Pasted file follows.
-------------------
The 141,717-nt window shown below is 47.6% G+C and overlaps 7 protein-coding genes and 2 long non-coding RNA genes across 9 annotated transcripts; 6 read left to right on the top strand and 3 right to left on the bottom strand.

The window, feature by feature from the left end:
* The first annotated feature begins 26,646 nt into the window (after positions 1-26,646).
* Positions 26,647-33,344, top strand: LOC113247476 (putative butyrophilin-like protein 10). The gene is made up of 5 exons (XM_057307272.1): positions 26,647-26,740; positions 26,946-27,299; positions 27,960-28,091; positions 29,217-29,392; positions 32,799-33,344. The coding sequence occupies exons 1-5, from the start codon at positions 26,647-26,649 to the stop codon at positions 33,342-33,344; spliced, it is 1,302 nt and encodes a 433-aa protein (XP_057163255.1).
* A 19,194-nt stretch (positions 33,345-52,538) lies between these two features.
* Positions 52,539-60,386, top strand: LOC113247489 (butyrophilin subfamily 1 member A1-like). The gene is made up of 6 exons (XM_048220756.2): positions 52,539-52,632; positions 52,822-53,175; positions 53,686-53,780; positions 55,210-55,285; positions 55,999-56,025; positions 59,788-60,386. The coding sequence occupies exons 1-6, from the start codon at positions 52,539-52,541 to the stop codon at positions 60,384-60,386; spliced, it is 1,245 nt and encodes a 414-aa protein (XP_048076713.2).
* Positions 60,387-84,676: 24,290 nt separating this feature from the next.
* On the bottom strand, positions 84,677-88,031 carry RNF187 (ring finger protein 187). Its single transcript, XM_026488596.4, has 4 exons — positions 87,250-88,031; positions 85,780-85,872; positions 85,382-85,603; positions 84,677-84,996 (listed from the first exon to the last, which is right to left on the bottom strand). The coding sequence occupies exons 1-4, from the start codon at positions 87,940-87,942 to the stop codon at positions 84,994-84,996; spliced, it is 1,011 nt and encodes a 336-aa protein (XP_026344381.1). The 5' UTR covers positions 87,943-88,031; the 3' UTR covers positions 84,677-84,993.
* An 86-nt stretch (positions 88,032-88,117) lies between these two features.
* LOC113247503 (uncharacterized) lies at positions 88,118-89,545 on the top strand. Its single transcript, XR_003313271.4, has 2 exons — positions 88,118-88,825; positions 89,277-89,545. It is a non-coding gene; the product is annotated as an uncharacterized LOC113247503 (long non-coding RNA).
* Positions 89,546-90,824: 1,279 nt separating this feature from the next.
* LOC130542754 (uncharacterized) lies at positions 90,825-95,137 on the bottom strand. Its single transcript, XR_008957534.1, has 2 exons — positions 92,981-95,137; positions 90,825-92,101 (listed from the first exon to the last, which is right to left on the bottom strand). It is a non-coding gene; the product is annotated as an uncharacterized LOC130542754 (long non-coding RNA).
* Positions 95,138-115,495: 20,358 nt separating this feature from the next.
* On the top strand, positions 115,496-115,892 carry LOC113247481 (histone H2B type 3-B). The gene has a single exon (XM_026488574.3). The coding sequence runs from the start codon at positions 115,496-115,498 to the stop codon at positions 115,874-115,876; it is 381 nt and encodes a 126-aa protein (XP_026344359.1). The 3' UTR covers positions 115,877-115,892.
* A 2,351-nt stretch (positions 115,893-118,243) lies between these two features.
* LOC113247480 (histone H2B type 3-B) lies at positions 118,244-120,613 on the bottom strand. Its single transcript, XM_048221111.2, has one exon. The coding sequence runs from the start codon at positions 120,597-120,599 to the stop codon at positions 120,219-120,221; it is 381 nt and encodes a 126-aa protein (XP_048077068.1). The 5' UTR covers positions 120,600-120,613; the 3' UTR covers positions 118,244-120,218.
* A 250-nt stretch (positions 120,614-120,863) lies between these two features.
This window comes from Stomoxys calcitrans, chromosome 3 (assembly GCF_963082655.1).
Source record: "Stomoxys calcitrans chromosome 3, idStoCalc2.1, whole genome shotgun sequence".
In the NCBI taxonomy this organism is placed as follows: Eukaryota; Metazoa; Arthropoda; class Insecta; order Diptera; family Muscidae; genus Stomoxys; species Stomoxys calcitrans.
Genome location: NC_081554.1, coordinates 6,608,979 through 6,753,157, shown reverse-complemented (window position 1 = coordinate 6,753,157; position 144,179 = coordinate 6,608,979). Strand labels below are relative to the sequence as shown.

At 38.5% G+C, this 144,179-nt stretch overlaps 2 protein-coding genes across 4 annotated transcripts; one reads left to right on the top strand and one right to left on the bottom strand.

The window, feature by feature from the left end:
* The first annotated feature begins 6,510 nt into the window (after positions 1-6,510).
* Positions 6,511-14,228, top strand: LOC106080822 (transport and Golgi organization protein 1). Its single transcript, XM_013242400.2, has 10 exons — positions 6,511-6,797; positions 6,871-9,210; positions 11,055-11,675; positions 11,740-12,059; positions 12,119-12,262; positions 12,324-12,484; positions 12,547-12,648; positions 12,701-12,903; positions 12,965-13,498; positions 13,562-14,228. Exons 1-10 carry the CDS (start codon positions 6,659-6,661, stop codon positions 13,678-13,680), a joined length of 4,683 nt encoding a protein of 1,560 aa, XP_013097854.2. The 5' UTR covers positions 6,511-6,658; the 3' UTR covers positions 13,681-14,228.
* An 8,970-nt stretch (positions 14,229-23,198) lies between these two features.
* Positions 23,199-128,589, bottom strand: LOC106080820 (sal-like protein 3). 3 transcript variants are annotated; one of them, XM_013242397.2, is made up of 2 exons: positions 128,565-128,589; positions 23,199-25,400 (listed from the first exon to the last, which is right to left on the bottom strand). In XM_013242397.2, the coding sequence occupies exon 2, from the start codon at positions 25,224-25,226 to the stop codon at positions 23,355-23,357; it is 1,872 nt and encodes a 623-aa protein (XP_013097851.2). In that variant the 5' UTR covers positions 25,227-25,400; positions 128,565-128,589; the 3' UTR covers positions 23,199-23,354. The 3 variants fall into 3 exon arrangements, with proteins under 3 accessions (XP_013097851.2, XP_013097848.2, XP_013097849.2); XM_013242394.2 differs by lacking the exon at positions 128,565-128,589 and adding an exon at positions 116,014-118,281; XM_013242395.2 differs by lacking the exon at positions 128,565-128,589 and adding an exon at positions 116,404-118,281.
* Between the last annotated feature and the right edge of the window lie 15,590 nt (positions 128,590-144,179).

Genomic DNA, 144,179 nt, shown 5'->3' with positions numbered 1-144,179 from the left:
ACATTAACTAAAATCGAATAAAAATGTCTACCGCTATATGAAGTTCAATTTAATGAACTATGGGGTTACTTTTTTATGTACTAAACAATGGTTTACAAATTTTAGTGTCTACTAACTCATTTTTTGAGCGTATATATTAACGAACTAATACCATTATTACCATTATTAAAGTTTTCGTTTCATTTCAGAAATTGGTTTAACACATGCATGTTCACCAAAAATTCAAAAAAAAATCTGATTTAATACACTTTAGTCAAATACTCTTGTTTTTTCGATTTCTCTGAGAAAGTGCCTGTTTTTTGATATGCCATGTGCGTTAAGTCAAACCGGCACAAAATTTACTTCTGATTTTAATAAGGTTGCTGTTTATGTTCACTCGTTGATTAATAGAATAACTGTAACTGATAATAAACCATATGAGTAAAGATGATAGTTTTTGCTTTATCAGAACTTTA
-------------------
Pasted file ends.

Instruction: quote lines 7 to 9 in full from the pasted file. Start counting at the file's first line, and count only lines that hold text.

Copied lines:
* Positions 60,387-84,676: 24,290 nt separating this feature from the next.
* On the bottom strand, positions 84,677-88,031 carry RNF187 (ring finger protein 187). Its single transcript, XM_026488596.4, has 4 exons — positions 87,250-88,031; positions 85,780-85,872; positions 85,382-85,603; positions 84,677-84,996 (listed from the first exon to the last, which is right to left on the bottom strand). The coding sequence occupies exons 1-4, from the start codon at positions 87,940-87,942 to the stop codon at positions 84,994-84,996; spliced, it is 1,011 nt and encodes a 336-aa protein (XP_026344381.1). The 5' UTR covers positions 87,943-88,031; the 3' UTR covers positions 84,677-84,993.
* An 86-nt stretch (positions 88,032-88,117) lies between these two features.